MADISON, W.Va – A local middle school will be seeing changes in their classes for their second grading period starting October 19.
A parent from Madison Middle School voiced her concerns with the students not having enough core subject instructional time and too much time on non-essential electives at a recent board meeting.
The board and administration listened and are going to make the necessary changes.
Boone County Superintendent Jeff Huffman said, “The students had a lot of input into the elective offerings the school would make available and once those elective offerings were selected the students had the opportunity select what electives they wanted to take.”
According to Huffman, the schedules were established prior to the new school year therefore the budget crisis was not a determining factor in the elective courses.
Huffman said, “All of our schools have elective course offerings.”
According to Huffman, the elective course offerings on the scale being seen at Madison Middle were unique to that specific school.
Huffman said, “Our goal is to provide every opportunity to address every student’s academic needs and increase the amount of instructional time in the core areas to improve student learning throughout the year.”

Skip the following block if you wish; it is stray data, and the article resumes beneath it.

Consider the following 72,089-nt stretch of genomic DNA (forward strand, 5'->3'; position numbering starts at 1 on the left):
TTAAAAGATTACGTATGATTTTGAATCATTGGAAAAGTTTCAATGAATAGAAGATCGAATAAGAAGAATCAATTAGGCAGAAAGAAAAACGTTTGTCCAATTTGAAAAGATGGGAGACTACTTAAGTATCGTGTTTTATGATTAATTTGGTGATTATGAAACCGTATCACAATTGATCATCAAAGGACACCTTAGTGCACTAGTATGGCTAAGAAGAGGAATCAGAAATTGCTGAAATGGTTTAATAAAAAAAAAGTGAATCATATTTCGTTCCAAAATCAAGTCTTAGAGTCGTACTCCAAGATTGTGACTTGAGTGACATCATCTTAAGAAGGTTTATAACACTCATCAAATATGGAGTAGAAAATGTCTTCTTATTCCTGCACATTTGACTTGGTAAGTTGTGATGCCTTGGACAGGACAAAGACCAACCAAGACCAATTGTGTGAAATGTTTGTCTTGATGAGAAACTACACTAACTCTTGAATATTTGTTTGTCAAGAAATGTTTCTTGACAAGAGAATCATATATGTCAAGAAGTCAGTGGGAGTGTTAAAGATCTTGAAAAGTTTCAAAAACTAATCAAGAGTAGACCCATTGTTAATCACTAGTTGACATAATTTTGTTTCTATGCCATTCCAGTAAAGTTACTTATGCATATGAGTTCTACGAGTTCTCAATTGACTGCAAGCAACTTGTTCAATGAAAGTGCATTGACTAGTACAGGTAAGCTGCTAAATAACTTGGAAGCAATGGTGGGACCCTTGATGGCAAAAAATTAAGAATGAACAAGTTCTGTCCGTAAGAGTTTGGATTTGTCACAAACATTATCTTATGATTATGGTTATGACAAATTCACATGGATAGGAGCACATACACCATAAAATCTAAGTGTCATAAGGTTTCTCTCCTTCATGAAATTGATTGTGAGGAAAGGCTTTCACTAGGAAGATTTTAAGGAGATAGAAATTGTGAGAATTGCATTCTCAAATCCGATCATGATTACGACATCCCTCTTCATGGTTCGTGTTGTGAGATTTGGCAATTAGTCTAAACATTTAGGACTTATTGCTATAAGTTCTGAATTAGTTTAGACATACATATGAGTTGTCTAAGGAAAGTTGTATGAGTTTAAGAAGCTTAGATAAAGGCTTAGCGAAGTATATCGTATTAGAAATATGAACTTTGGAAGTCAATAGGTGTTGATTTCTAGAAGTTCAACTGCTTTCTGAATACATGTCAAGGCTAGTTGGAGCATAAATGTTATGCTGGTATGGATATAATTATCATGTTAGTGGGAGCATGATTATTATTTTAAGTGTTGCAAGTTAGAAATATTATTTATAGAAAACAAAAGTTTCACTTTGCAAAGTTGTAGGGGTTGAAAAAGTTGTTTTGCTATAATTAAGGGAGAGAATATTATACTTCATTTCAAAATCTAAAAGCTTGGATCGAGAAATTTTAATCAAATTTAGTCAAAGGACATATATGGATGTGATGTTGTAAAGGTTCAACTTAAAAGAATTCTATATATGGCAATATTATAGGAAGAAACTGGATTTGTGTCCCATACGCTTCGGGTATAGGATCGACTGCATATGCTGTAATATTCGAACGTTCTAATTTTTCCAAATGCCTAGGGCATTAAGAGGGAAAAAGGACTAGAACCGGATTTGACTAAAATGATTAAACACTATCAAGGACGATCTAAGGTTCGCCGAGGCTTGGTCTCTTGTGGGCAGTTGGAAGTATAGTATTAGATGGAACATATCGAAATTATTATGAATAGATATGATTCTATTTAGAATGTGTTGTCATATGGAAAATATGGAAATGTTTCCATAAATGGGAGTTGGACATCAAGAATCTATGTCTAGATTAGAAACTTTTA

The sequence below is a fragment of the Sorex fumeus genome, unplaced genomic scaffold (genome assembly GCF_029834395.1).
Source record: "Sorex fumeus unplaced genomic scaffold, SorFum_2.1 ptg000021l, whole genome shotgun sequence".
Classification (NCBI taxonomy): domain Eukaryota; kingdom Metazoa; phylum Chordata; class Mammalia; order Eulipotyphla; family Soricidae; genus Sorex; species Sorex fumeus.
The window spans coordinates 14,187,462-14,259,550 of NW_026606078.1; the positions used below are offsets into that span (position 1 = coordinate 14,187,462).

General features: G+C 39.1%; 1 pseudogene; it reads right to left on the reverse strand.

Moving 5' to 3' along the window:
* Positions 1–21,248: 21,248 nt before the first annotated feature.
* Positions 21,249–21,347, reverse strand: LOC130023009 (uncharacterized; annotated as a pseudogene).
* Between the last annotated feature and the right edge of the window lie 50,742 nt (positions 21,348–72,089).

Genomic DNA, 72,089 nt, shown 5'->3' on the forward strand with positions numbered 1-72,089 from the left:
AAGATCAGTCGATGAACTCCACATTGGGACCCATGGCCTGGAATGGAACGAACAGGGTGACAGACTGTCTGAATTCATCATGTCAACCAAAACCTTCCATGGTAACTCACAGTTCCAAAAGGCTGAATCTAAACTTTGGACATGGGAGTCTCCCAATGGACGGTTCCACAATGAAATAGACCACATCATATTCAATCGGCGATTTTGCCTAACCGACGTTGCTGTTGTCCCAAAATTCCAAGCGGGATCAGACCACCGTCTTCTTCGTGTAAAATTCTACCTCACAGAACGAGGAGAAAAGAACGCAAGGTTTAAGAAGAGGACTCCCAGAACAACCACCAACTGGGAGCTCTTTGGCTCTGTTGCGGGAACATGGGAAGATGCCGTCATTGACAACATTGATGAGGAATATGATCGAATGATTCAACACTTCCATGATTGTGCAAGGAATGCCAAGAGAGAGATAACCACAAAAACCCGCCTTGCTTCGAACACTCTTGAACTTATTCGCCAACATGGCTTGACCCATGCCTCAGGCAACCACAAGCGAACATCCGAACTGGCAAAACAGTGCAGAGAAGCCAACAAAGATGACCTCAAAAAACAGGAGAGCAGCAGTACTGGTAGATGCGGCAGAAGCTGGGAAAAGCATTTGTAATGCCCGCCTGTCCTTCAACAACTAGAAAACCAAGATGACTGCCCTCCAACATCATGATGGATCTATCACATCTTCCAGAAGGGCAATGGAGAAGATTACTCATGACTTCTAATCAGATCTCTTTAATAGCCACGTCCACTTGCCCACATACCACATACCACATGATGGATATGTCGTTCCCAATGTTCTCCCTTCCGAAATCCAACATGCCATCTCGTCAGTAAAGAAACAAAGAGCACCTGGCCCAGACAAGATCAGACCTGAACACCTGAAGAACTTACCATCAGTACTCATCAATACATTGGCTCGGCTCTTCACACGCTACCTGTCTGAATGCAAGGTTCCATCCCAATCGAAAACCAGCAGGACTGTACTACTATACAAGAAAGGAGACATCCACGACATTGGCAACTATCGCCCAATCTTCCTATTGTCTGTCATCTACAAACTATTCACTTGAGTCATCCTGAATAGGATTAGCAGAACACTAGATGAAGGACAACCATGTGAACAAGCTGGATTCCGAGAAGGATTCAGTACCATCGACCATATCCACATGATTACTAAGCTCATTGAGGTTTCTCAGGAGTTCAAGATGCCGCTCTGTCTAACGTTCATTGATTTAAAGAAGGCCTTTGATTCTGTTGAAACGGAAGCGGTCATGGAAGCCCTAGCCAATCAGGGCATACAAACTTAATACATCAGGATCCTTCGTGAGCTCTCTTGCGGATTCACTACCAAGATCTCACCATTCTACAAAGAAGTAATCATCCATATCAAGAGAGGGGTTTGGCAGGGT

The additional core classes will fit into the eight period instructional day they currently have.
Huffman said, “We are able to offer more courses throughout the year with an eight period day.”
“With eight periods each teacher has the opportunity to teach seven instructional periods within the eight period instructional day opposed to six in a true four by four block,” said Huffman.
Madison Middle School will still be offering the yearbook elective for their students to take as well as other electives for students to enjoy.
Many electives will be replaced with more core type classes.
According to Huffman, the skill areas that will be focused on will be math, writing, science, research and comprehension.
Madison Middle School administration and the Boone County Board of Education have worked together on making these changes to the student curriculum, stated Huffman.
According to Huffman, the second grading period is the day after Boone County School’s continuing education day.
Huffman said, “A few days prior to the continuing education day the students will actually walk through new schedules to make sure everything works as planned. If there needs to be any adjustments made they can be finalized on the continuing education day.”
Heather Kinder is a reporter for the Coal Valley News. She can be contacted at 304-369-1165 ext. 1661 or email@example.com